The Protestant Reformation


The Reformation of the sixteenth century was a movement within Western Christianity motivated by the desire to eliminate the abuses of the medieval church and to restore the doctrines and practices that the reformers believed to conform to the Bible and to the model of the church described in the New Testament. This led to the rupture between the Roman Catholic Church and the reformers, which started the Protestant Reformation, which goes back to the time when Luther posted his 95 thesis on the door of the cathedral of Wittemberg.


The factors that caused the Reformation were complex and interdependent. The forerunners of the Reformation included the movements initiated by John Wycliffe (i Lollardi) and John Huss (the Hussites) in 1300 e 1400. These reform groups anyway, they were located in England and Bohemia and were largely suppressed. The main factors that made the reform even more formidable were the intellectual and political changes of the period. The Renaissance of the previous century was a necessary preliminary because it raised the level of culture by rediscovering the old classics, contributed to learning and study, especially of classical languages (the Bible was in fact written in Latin) and presented humanism and rhetoric as an alternative to scholasticism. Especially through this emphasis on biblical languages ​​and full attention to literary texts, the Renaissance it made possible the biblical exegesis that led Martin Luther to the study of the Bible. In addition, Christian humanists such as Erasmus of Rotterdam criticized ecclesiastical abuse by promoting the study of both the Bible and the Fathers of the Church. L’invention of the Johann Gutenberg's print was a powerful tool for spreading the culture and ideas of the Reformation.


Martin Luther

The Reformation began in Germany on 31 October 1517, when Martin Luther, an Augustinian university professor in Wittenberg, made his own 95 thesis inviting the debate on the legitimacy of sale of indulgences. The papacy, he saw this as a gesture of rebellion and took action against Luther by declaring him a heretic. German humanists supported Luther by supporting him in his cause during the early years. His famous treatises from 1520, “An open letter to the Christian nobility of the German nation”, “The Babylonian captivity of the Church” e “On the freedom of the Christian” they made him famous and gained popular support. He was excommunicated in 1521, but in April of the same year at the Worms diet before the Holy Roman Emperor Charles V and the German princes, he refused to retract his theses: he claimed that salvation is a free gift to people that occurs through the forgiveness of sins by the grace of God and faith in Christ, thus excluding the works.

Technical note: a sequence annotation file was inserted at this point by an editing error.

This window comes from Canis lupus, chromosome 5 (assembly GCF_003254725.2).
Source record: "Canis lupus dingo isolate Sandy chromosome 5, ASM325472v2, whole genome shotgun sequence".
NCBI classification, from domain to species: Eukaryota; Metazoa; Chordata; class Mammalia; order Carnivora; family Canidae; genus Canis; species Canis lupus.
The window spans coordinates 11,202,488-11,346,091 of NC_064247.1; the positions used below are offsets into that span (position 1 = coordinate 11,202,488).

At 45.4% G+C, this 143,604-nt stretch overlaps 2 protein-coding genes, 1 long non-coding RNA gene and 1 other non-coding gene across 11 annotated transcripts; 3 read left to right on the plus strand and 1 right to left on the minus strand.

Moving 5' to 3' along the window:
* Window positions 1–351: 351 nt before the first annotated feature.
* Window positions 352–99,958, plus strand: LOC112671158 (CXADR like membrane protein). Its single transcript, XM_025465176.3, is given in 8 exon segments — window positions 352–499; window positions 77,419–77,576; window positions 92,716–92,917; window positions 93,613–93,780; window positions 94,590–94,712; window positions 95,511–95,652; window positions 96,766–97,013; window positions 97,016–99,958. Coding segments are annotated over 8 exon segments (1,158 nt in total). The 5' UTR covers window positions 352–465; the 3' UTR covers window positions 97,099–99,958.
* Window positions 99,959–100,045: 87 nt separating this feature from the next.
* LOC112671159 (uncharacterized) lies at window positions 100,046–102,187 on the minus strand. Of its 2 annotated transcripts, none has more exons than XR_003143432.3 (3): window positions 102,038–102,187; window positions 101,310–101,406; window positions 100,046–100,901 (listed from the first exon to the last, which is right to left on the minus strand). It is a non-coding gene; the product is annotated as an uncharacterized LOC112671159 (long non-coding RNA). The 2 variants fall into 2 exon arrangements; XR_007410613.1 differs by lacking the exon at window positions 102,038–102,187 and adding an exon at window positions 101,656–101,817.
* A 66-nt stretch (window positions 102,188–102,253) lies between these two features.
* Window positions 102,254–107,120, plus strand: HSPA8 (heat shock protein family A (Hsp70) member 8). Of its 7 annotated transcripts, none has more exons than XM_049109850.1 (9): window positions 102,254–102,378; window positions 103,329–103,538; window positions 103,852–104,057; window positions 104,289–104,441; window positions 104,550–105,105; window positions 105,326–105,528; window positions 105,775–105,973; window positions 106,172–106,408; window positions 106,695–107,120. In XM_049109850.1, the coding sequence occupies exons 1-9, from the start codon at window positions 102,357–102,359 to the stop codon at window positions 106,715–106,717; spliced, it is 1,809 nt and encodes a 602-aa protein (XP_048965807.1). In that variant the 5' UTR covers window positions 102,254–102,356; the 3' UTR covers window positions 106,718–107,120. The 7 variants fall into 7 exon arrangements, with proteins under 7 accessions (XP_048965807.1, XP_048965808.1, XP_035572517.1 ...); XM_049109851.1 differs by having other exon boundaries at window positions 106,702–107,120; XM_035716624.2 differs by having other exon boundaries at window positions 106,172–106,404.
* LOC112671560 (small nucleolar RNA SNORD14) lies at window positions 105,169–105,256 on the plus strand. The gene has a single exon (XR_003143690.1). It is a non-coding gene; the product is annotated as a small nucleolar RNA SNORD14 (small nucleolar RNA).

Luther and the 95 thesis

Luther was protected by Frederick III, prince of Saxony, and other German princes – partly out of religious conviction, partly out of the princes' desire to take ecclesiastical properties, and in part, to affirm independence from imperial control. All these motivations supported the reformers. In 1530 many princes and cities signed the Augusta Confession presented to the Augusta Diet, as an expression of the evangelical faith. After years of conflict, the Augusta Peace Agreement was reached (1555) provided that every German prince had declared religious affiliation (Catholic or Lutheran), of the territory he owned. Lutheranism became the official religious denomination of Denmark, Sweden, Norway and Finland. In addition to the role of the princes, however, the Reformation quickly spread as a popular movement in Poland, Bohemia, Moravia, Hungary, and Transylvania.


The Reformation in Switzerland, to Zurigo, initially it developed under the guidance of the priest Ulrich Zwingli, influenced by Erasmus and Christian humanism. He came to the evangelical understanding of Christianity from his Bible study and contacts with Lutherans. The 1 January of 1519 began a series of sermons on the New Testament that lasted 6 years and that pushed the city council and the people towards reforms. The favorable response for the Sixty-seven articles, which he prepared in 1523 for public disputes with a pontifical representative, revealed the popularity of his program. He preached for the abolition of the Eucharistic Mass (and its replacement with a symbolic Lord's Supper), independence from episcopal control, and a city-state reform in which both Christian priests and magistrates would conform to God's will. It also influenced other cantons, like Basel, St. Gallen and Bern.

John Calvin, the birth of the Reformed and the massacre of the Huguenots